At the core of Milton Avery's art is his ability to modernize a familiar domestic scene by transforming it into a carefully orchestrated arrangement of color and pattern. His subjects, whether objects or people, are translated into Avery's unique lexicon of shapes and forms that fit together to become a cohesive whole.
Using this basic format, Avery produced oils and watercolors for over three decades. "Throughout the thirty-five years of Avery's mature career -- from 1930 to 1965 -- his work was largely divided between quiet, contemplative scenes of the natural world and depictions of family and friends playing games, making music, painting, reading, and relaxing at the beach. Regarding Avery's consistent focus on these familiar subjects, Hilton Kramer wrote: 'His wit preserves their freshness, while his elegance confers on them a kind of lyric beauty one normally expects to find in a subject encountered for the first time'" (B.L. Grad, Milton Avery, Royal Oak, Michigan, 1981, p. 1)
The 1940s were an extremely important phase of Milton Avery's career. By 1943, Avery was exhibiting his work with Paul Rosenberg & Co., the prestigious modern art dealer, and by 1944, Avery's works were also being exhibited at the New York branch of Paris-based Durand-Ruel Galleries. "Avery's prestige reached a new plateau. . . Maude Riley summed up Avery's reputation: 'After remaining unnoticed for a good many years Milton Avery has of late become a sort of institution. No one remains ignorant of his past; and while enthusiasm varies, a general cordiality prevails in regard to this innocently sophisticated form of picture making.'" (B. Haskell, Milton Avery, New York, 1982, pp. 77-80)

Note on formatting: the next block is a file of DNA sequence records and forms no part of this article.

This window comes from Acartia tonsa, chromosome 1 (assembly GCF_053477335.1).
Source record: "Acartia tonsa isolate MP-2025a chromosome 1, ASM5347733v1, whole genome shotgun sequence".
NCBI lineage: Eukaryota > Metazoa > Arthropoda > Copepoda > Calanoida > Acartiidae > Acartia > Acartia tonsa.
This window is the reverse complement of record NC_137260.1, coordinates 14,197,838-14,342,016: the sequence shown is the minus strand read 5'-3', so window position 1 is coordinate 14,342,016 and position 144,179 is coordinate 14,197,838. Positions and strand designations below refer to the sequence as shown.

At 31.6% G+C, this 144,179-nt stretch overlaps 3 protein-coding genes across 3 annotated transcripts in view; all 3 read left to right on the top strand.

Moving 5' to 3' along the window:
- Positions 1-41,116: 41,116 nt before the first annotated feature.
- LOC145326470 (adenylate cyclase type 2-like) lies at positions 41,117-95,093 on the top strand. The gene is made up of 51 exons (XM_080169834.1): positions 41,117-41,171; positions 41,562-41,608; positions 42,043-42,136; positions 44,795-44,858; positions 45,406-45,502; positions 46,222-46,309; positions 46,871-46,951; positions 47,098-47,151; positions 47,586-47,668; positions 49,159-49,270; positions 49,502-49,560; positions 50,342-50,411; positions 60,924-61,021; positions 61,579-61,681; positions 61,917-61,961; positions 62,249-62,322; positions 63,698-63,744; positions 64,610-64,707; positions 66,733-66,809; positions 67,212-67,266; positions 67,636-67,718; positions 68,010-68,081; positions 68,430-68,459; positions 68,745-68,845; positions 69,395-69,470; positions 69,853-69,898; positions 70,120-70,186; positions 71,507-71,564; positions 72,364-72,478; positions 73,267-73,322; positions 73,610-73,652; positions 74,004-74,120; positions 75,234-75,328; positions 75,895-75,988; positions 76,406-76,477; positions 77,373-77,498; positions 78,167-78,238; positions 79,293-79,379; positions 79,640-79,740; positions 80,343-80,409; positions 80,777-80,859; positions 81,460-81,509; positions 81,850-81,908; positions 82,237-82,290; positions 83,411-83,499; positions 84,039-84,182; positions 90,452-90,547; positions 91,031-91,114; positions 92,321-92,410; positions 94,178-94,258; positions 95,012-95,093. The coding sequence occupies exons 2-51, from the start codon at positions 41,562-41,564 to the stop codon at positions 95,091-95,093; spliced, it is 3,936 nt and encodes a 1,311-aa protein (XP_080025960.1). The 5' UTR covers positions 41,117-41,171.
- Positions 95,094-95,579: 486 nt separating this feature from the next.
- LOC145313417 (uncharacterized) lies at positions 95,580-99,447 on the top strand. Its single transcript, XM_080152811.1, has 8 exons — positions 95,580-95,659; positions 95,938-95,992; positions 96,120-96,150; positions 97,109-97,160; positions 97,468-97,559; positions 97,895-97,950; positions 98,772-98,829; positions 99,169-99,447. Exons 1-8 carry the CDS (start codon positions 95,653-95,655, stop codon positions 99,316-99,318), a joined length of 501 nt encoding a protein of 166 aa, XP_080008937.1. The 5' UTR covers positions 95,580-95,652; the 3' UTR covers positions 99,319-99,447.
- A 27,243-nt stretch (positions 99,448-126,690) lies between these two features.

Instead of sticking with a successful formula, Avery expanded upon it. "As the forties advanced, Avery's concentration on color and the simplification of shapes became increasingly intense. As before, color created the dominant impression and set the emotional tone, but now Avery's choices of colors and their combination became more striking and daring. Multiple layers of pigment were blended together into evenly toned areas marked by Avery's unmistakable color sense. Within these barely modulated color planes Avery created textures by scratching into the paint with a fork or razor, a process which reduced illusionistic recession by calling attention to the two-dimensional surface of the canvas." (B. Haskell, Milton Avery, p. 108)
A classic work from that late 1940s, Avery has cleverly imbued The Musicians with a lyrical sense of music and motion. He has chosen a warm palette of reds, oranges, pinks, and purples that he complements with shades of white, gray and blue. The subjects sit on a bright red settee with a bold black frame. The pattern and bright colors take on an expressive quality: the dark purple carpet swirled with white pattern sets off each wall featuring different patterns - one geometric, the other more organic. The two subjects balance each other - one in warm browns, while the other is delineated in cooler whites. Avery's hallmark network of patterns lends an expressive and melodious feeling to the work, from the wall behind the subjects to the sheets of music on the table.
This work will be included in Dr. Marla Price's forthcoming catalogue raisonné of the works of Milton Avery.